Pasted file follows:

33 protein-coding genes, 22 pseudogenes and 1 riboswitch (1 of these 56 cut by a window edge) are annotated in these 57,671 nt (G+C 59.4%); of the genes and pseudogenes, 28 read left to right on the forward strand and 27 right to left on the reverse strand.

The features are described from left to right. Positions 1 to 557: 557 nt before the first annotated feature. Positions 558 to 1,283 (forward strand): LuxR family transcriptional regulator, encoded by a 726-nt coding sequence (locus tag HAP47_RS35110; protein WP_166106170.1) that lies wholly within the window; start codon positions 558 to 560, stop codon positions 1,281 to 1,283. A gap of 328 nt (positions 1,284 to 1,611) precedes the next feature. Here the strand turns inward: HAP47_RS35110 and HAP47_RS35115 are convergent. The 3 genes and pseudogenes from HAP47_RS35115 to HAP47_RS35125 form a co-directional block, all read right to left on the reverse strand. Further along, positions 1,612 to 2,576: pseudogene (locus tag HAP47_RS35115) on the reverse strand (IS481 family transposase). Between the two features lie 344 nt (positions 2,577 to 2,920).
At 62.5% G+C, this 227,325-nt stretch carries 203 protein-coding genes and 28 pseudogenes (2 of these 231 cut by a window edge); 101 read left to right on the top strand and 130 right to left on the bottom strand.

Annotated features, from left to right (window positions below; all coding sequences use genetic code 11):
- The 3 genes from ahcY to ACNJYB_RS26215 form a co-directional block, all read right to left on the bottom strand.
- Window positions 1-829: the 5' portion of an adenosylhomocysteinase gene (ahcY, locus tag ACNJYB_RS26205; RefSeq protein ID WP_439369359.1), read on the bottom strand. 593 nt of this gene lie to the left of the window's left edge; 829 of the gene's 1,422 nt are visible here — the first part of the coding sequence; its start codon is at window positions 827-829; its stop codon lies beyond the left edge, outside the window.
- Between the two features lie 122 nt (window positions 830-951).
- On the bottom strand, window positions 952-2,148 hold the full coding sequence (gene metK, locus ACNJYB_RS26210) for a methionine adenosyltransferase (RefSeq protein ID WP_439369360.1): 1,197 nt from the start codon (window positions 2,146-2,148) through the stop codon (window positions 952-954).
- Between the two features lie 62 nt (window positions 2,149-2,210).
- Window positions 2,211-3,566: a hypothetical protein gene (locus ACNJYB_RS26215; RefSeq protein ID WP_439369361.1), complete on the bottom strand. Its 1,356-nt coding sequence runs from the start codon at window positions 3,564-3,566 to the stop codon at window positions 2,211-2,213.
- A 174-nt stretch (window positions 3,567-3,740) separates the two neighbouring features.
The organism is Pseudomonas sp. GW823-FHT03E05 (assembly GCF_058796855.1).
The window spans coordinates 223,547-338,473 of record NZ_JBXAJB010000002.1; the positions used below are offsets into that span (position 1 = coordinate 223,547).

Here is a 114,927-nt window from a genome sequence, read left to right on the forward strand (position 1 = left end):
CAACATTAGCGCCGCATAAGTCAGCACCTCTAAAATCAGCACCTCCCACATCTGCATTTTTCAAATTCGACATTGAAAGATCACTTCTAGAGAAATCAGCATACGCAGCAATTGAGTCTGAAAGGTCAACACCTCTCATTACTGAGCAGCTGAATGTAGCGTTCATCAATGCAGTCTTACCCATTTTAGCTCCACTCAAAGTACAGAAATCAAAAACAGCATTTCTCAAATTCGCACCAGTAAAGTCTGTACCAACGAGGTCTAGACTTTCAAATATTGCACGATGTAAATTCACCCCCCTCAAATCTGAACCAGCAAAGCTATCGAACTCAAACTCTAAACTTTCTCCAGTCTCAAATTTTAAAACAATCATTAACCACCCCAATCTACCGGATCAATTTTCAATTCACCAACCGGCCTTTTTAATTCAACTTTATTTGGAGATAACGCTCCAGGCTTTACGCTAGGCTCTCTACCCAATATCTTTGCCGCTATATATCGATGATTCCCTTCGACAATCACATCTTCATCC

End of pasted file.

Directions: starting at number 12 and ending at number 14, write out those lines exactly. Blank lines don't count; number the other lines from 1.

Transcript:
The organism is Pseudomonas sp. GW823-FHT03E05 (assembly GCF_058796855.1).
The window spans coordinates 223,547-338,473 of record NZ_JBXAJB010000002.1; the positions used below are offsets into that span (position 1 = coordinate 223,547).

Here is a 114,927-nt window from a genome sequence, read left to right on the forward strand (position 1 = left end):